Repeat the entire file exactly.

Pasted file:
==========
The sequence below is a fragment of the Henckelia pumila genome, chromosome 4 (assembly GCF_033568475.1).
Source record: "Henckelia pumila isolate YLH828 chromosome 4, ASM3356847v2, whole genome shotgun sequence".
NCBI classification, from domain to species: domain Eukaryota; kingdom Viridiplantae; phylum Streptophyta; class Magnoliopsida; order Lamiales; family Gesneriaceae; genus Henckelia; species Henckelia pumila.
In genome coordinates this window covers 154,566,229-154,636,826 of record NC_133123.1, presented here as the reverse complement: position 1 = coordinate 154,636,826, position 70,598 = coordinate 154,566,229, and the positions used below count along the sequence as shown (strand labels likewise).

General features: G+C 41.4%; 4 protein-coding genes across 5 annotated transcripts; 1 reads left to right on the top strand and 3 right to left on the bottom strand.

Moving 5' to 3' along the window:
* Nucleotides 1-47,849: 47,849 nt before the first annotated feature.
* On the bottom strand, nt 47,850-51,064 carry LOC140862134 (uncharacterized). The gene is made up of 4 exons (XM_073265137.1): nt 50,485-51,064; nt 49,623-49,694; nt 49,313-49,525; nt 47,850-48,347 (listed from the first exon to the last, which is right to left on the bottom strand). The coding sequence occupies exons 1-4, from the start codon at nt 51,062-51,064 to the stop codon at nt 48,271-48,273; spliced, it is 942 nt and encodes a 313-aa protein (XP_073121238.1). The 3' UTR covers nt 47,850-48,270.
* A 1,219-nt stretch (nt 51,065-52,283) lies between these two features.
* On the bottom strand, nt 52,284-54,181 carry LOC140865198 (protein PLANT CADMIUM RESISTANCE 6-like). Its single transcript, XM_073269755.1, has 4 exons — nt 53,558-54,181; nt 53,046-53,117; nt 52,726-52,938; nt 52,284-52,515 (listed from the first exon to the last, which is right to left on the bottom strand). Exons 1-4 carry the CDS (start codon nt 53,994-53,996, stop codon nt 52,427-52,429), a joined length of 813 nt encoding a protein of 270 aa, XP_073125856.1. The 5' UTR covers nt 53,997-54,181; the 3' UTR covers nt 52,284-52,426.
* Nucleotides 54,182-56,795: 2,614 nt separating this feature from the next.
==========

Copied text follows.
The sequence below is a fragment of the Henckelia pumila genome, chromosome 4 (assembly GCF_033568475.1).
Source record: "Henckelia pumila isolate YLH828 chromosome 4, ASM3356847v2, whole genome shotgun sequence".
NCBI classification, from domain to species: domain Eukaryota; kingdom Viridiplantae; phylum Streptophyta; class Magnoliopsida; order Lamiales; family Gesneriaceae; genus Henckelia; species Henckelia pumila.
In genome coordinates this window covers 154,566,229-154,636,826 of record NC_133123.1, presented here as the reverse complement: position 1 = coordinate 154,636,826, position 70,598 = coordinate 154,566,229, and the positions used below count along the sequence as shown (strand labels likewise).

General features: G+C 41.4%; 4 protein-coding genes across 5 annotated transcripts; 1 reads left to right on the top strand and 3 right to left on the bottom strand.

Moving 5' to 3' along the window:
* Nucleotides 1-47,849: 47,849 nt before the first annotated feature.
* On the bottom strand, nt 47,850-51,064 carry LOC140862134 (uncharacterized). The gene is made up of 4 exons (XM_073265137.1): nt 50,485-51,064; nt 49,623-49,694; nt 49,313-49,525; nt 47,850-48,347 (listed from the first exon to the last, which is right to left on the bottom strand). The coding sequence occupies exons 1-4, from the start codon at nt 51,062-51,064 to the stop codon at nt 48,271-48,273; spliced, it is 942 nt and encodes a 313-aa protein (XP_073121238.1). The 3' UTR covers nt 47,850-48,270.
* A 1,219-nt stretch (nt 51,065-52,283) lies between these two features.
* On the bottom strand, nt 52,284-54,181 carry LOC140865198 (protein PLANT CADMIUM RESISTANCE 6-like). Its single transcript, XM_073269755.1, has 4 exons — nt 53,558-54,181; nt 53,046-53,117; nt 52,726-52,938; nt 52,284-52,515 (listed from the first exon to the last, which is right to left on the bottom strand). Exons 1-4 carry the CDS (start codon nt 53,994-53,996, stop codon nt 52,427-52,429), a joined length of 813 nt encoding a protein of 270 aa, XP_073125856.1. The 5' UTR covers nt 53,997-54,181; the 3' UTR covers nt 52,284-52,426.
* Nucleotides 54,182-56,795: 2,614 nt separating this feature from the next.